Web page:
Washington Redskins allow nine sacks vs. Buffalo Bills, tying most in team history

TORONTO — Twice in the past, the Washington Redskins had been dominated by an opponent’s pass rush so thoroughly that they gave up nine sacks. The first time came in 1964. The next came in 1978.

And along came Sunday. The Buffalo Bills had racked up all of four sacks in six games so far this season. By halftime at Rogers Centre, they had matched that total. By the end of a 23-0 demolition of the Redskins, they had nine — more than twice than they had all year, more than the Redskins had allowed in 33 years, more than any team in any game of the 2011 NFL season.

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How does that happen?

“That’s a good question,” Coach Mike Shanahan said.

It was, in the moments after the game, unanswerable. The Redskins have a patchwork offensive line. They fell behind 20-0 early in the third quarter, so they had to pass. But the Bills ranked last — 32nd out of 32 NFL teams — in getting to the quarterback.

And they got nine sacks. The question — how does that happen? — was inescapable in a disconsolate locker room.

“This is a tricky one to try to give answers for right now, because I kind of don’t have any answers right now,” said John Beck, the quarterback who spent as much time staring at the Rogers Centre roof as he did trying to find receivers downfield. “I’m trying to figure that out myself.”

The figuring out will begin in earnest Monday, when coaches and players will endure the misery of watching the tape. What they’ll see is gruesome: eight different Bills in on those nine sacks, led by defensive end Marcell Dareus, who had 21 / 2. They will see four sacks in the second quarter, when the game was still a game, before the Redskins were forced to pass over and over. Those included untouched safety Jairus Byrd coming on a third-down blitz, one that turned the Redskins’ best scoring opportunity into a 49-yard field goal attempt from Graham Gano. The kick was blocked. The shutout continued.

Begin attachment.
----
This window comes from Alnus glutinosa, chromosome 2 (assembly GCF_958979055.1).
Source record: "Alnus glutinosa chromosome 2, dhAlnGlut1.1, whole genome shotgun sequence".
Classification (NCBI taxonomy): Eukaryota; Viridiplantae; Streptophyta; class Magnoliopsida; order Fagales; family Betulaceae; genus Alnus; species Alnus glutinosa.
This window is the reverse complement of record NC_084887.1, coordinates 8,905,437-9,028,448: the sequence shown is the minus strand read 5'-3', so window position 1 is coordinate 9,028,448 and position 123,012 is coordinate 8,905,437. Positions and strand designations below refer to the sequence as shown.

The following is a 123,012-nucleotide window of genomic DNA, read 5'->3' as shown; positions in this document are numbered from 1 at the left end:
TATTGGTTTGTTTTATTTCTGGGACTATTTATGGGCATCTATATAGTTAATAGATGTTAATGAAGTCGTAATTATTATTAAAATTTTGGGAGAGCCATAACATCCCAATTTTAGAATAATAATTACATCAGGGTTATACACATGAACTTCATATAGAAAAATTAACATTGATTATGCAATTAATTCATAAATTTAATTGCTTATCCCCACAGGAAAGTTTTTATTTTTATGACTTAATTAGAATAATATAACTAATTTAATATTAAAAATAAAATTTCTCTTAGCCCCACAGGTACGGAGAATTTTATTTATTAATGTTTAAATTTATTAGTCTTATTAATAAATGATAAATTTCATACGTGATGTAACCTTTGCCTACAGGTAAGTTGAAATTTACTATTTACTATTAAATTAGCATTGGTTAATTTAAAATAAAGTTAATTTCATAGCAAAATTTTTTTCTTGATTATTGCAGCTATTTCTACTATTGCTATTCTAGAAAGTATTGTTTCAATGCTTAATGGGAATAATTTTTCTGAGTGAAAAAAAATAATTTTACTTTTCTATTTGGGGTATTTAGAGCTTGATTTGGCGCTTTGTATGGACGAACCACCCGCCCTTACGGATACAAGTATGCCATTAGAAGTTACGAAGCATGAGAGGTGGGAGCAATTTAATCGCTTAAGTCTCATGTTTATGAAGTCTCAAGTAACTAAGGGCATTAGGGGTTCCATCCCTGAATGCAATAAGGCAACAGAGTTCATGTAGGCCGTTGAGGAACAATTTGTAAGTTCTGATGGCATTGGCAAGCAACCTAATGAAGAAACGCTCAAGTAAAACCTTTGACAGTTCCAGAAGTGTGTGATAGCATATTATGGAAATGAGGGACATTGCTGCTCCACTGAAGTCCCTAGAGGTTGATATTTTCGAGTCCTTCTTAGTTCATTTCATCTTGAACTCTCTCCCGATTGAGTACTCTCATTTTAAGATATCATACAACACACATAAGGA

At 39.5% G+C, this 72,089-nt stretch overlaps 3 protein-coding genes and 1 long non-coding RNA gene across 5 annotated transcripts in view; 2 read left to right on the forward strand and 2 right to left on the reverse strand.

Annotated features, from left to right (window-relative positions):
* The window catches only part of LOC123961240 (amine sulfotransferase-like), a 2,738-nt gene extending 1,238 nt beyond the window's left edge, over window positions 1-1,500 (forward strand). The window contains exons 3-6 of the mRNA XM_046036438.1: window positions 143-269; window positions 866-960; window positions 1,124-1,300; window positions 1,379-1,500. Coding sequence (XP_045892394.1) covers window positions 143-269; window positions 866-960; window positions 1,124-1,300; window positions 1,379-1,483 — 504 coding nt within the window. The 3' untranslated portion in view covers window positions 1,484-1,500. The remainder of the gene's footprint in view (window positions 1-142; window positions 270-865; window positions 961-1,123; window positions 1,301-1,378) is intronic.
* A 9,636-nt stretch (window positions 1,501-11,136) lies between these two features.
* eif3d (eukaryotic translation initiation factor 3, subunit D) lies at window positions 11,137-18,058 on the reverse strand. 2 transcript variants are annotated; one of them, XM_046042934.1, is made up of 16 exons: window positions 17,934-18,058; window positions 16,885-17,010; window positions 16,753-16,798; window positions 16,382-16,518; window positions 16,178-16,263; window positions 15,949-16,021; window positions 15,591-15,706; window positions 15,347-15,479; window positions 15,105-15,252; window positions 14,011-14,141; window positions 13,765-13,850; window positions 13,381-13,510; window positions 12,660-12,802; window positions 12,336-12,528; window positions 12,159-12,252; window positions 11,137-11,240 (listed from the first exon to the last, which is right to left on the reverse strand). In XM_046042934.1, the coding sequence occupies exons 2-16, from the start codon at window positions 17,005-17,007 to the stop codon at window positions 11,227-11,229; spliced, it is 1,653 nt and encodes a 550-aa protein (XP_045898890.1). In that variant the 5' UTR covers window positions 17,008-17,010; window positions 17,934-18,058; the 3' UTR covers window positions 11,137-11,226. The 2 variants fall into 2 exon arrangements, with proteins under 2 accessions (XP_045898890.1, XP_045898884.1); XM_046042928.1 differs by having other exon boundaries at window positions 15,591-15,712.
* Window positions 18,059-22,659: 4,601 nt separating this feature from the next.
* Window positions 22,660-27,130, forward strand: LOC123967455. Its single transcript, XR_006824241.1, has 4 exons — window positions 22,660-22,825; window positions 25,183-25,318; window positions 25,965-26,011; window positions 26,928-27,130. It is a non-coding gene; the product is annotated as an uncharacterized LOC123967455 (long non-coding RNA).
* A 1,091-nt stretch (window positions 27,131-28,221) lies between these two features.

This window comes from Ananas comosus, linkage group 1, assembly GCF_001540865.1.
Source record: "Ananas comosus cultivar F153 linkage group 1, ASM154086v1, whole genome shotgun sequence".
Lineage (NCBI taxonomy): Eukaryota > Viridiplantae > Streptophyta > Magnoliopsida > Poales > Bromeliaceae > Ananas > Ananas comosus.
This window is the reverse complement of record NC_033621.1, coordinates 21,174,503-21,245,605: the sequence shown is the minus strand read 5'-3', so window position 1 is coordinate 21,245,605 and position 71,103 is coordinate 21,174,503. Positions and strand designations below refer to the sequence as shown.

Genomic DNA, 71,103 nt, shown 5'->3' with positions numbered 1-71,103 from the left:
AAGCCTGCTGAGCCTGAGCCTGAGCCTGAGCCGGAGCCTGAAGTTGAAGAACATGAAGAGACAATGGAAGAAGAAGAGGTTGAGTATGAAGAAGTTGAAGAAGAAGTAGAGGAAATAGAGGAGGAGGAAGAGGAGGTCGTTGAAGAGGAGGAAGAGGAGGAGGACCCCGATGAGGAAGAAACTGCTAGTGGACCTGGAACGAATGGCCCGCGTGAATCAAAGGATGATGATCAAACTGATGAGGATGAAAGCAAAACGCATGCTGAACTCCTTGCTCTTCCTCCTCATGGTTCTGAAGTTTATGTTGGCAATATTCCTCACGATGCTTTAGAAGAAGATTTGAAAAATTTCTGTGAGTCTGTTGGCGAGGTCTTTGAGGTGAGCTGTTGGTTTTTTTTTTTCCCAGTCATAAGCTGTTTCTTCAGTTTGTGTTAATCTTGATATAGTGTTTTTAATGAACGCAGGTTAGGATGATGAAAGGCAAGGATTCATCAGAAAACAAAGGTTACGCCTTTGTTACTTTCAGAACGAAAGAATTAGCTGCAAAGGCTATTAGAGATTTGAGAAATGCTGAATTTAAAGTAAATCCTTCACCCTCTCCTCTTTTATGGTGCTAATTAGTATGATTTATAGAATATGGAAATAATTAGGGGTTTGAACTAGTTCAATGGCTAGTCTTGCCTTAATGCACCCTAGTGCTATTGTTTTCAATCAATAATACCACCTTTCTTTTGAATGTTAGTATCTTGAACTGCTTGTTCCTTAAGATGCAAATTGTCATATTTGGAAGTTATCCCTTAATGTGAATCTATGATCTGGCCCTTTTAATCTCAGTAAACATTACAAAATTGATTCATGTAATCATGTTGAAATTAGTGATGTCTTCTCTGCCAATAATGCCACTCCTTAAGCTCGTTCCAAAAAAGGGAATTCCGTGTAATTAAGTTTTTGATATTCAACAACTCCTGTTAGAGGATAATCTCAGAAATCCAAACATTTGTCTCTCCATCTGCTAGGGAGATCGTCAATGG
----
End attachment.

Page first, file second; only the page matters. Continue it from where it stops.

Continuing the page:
And they’ll see, by the Redskins’ first possession of the second half, an offense that had to throw the ball, a defense that knew it, and the bloodshed that resulted.

“Any time you’re down 20, and you’re passing it, that’s not an ideal situation, because they just tee off,” left guard Will Montgomery said. “When the score’s even or we’re ahead, that’s not going to happen.”

Montgomery has been the left guard for all of two weeks, and the Redskins’ physical state on the offensive line surely contributed to Sunday’s debacle. Center Erik Cook, a seventh-round draft choice in 2010, played his third NFL game, shifting Montgomery to guard, where starter Kory Lichtensteiger is out with a torn anterior cruciate ligament. Left tackle Trent Williams watched Sunday from the sideline, and he’ll likely miss two more weeks with a high ankle sprain.

The result: Beck dropped back to pass 42 times. He was sacked nearly once every four of those times.

“It sucks,” said veteran Sean Locklear, filling in for Williams at left tackle. “Straight pass rush. They’re not worried about anything but getting to the quarterback. It’s a bind. Nobody wants to be in that situation.”

The Redskins appeared in that situation from the very first snap Sunday against a Buffalo team that hadn’t consistently pressured anyone, all year. Now, with their health still in question and their confidence eroded, “we’ve got to have some kind of way to get out of that,” tight end Fred Davis said.

“Beck was getting hit right away,” Davis said. “It’s hard for a quarterback to get in a rhythm like that.”

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